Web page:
So we take a look at who’s ready to carry the mantle, and see who the next Top 10 pitchers in baseball are. 

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MLB History: Is Cliff Lee Our Generation’s Sandy Koufax?

After watching Cliff Lee dominate my Tampa Bay Rays in the ALDS, and dominate, well, everybody, throughout the playoffs last season, people are starting to rank him as one of the greatest postseason pitchers of all time.  The only way to compare them is to put Lee up against the greatest postseason pitcher of all time, Sandy Koufax.

Let’s take a quick look at the pitching lines.

Sandy Koufax: 4-3 record, 57 innings, 32 hits, 10 runs, 2 home runs, 11 walks, 61 strikeouts

Cliff Lee: 6-0 record, 56 1/3 innings, 32 hits, 11 runs, 1 home run, 6 walks, 54 strikeouts

Those numbers are strikingly close.  But Koufax’s numbers are a bit skewed.  Of those 10 runs he allowed, only six were earned (good enough for a 0.95 ERA).  Plus Lee got beat up in Game 5 last year of the World Series when he allowed five earned runs—one less than Koufax did in his entire postseason careerand he STILL got the win.  As good as Lee has been, there’s only one Sandy Koufax.  

In the 1965 World Series, Koufax pitched on three days rest and on two days restthrew two complete game shutout victories.  Cliff Lee has NEVER pitched on three days rest in his life.

That’s the argument for Koufax being better.  For Leehe does have the better record (though I firmly believe that wins are as much a team category as a personal category).  He does have nearly half the amount of walks that Koufax did (though both had precise control), and let up one less long ball.  But the big argument would be Lee has had to face the DH in four of his starts, while Koufax never did.  Lee’s best argument of being the best postseason pitcher ever is in the strength of the line-ups he’s had to facethe Yankees (now twice), the Rays, the Rockies, and the Dodgers.  

But is that enough to put Lee over Koufax?  Definitely not.  Sandy Koufax is one of the five greatest pitchers…EVER.  Cliff Lee isn’t.  Sandy Koufax was a two-time World Series MVP and a four-time World Series champion.  Lee has never won a World Series.  His performance in the 1965 World Series is the greatest ever.  Pitching with severe elbow troubles, winning Game 5 (on three days rest) and Game 7 (on two days rest)with complete game shutouts, neverthelessis an achievement that is almost impossible to think about today.  

The final argument: Koufax retired when he was 30.  His arm simply gave out on him. Well kind of.  In 1966his final season, all Koufax did was pitch 323 innings, with a 27-9 record, and a 1.79 ERA.  After the World Series that year (the Dodgers were swept), Koufax retired due to traumatic arthritis in his arm.  Cliff Lee didn’t make his first postseason start until he was 31 years oldor a year older than Koufax was when he RETIRED.  Lee had years of experience in the regular season, while Koufax was thrust into the limelight and spotlight of the postseason at a much younger age.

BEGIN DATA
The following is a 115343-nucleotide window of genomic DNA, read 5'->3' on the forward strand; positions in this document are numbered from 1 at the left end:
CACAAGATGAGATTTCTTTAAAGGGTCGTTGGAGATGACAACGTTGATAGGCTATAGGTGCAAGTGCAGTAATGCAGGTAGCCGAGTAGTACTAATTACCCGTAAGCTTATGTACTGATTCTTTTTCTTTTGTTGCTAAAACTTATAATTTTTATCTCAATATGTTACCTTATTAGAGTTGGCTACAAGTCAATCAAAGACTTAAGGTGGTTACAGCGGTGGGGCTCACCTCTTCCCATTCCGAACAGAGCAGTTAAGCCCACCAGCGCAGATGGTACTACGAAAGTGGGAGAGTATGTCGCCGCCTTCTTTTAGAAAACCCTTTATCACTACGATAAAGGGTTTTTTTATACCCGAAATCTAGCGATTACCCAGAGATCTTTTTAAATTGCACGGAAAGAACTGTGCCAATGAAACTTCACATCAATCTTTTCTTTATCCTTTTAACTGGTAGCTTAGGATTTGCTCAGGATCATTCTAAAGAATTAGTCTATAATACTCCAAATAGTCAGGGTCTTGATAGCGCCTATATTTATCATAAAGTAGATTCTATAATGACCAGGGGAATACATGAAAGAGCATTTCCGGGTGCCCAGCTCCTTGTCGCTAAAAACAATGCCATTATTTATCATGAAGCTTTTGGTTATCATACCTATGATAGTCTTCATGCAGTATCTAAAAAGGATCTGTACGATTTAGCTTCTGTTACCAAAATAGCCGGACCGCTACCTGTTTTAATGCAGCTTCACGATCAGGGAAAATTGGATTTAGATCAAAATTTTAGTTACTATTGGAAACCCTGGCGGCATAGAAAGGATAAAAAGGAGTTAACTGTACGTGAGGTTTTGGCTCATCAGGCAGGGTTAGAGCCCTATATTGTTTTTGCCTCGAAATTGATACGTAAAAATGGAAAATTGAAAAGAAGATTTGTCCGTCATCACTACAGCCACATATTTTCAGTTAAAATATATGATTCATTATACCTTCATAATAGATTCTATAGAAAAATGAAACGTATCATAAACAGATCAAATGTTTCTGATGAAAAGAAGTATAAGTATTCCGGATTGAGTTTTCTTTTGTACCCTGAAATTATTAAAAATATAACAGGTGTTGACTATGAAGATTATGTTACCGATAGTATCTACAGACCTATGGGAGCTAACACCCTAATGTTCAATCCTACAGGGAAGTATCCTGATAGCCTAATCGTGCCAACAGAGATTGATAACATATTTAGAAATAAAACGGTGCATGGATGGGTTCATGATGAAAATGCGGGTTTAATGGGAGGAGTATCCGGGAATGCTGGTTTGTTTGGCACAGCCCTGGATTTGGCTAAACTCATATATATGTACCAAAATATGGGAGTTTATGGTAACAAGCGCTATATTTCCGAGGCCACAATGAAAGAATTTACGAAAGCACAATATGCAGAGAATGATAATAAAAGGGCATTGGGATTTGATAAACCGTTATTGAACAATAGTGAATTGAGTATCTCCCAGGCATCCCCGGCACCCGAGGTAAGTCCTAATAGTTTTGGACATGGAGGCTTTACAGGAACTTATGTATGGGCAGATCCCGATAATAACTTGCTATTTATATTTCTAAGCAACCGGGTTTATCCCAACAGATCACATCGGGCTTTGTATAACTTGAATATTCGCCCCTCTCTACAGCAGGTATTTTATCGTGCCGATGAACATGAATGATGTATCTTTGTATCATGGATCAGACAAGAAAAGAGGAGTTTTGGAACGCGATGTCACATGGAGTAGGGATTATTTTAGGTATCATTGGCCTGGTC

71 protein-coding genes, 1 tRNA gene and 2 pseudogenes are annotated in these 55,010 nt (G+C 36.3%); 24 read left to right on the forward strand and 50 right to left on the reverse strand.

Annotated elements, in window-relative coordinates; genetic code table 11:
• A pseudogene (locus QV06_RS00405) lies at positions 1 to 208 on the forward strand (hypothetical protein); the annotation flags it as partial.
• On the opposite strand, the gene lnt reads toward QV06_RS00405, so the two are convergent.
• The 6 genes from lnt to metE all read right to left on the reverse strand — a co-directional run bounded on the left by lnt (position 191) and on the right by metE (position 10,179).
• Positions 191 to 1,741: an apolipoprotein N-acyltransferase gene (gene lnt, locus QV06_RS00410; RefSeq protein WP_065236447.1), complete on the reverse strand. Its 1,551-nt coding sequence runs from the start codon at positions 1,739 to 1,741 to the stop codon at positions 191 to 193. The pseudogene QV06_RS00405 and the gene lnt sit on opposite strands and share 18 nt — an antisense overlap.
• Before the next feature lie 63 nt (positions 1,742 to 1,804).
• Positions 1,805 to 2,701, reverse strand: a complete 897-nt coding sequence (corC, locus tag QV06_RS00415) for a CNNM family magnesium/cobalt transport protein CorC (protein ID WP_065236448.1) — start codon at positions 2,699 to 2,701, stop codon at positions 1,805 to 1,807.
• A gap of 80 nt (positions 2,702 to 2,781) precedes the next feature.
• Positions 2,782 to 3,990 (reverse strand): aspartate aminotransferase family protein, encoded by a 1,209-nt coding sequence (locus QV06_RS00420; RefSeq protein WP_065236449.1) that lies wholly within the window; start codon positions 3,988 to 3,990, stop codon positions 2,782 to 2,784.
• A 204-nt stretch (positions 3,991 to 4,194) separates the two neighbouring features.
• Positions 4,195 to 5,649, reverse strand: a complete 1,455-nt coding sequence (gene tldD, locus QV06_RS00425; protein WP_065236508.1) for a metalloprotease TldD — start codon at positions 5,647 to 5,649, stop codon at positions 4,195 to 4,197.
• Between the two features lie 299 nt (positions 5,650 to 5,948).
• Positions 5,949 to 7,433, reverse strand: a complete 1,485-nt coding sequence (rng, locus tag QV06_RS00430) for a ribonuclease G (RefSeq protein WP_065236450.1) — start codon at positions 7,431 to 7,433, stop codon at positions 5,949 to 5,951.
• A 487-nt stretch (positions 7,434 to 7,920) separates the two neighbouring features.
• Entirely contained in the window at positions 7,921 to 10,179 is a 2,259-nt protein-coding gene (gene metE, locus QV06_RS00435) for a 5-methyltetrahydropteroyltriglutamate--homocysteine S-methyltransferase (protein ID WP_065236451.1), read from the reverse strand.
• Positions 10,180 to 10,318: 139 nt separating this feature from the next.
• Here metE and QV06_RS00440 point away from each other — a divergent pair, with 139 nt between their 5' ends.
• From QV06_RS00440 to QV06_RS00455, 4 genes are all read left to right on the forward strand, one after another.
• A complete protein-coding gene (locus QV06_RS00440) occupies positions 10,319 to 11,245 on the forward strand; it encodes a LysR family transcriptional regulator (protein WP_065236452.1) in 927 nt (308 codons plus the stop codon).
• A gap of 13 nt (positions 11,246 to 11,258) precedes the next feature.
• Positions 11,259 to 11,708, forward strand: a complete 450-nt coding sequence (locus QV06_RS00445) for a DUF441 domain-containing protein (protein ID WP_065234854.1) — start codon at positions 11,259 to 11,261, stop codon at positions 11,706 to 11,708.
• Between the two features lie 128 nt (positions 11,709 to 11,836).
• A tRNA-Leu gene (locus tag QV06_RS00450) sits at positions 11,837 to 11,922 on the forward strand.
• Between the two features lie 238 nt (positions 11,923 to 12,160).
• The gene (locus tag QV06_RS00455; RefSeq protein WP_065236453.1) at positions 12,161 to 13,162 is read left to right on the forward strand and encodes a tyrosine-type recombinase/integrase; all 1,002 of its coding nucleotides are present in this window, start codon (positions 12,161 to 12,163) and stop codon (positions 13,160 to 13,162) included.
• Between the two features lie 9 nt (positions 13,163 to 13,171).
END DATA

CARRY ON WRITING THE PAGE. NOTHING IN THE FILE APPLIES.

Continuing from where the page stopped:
Cliff Lee is simply filthy, and a guy I certainly don’t want to see in the playoffs.  But Sandy Koufax is the best that ever was, and the best that ever will be.

Michael Perchick is the writer/editor of TheJockosphere, a sports/Twitter site, reporting the top tweets and news directly from athletes.  Follow him on Twitter @TheREALPerchick, and at 

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MLB History: The Top 10 Pitchers With The Best Chance To Reach 300 Wins

A few days ago, my friend and I had a debate over the HOF credentials of Fred McGriff.  I said- the guy nearly had 500 Home Runs, that’s gotta get him in.  My friend countered back- almost, but not 500.  

When the argument shifted to Mike Mussina, he stood up for him.  He said how Mussina almost had 300 wins.  I countered- almost, but not 300.  


I bring this up because with Mussina’s retirement two years ago, it’s conceivable that we won’t see another 300-win pitcher in a long, long time. Jamie Moyer, the current wins leader, hasn’t pitched since July 20th, and at 47 (he’ll be 48 next month), it’s tough to believe that he’ll reach the coveted 300 mark.

So who are the guys with the next best shot: 

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MLB Report: Why The Tampa Bay Rays Will Be All Right In 2011

As a diehard Rays fan, last night’s Game 5 loss hurt especially hard.  Yes, it was an elimination game that ended what I thought would be a season ending with the World Series coming to Tampa.  

But it also means the likely end to 1B Carlos Pena, LF Carlos Crawford and closer Rafael Soriano.

Crawford—the heart and face of the franchise for the past nine seasons, will likely (and rightfully so) seek greener pastures next season.  But contrary to popular belief, the Rays will be just fine come next season.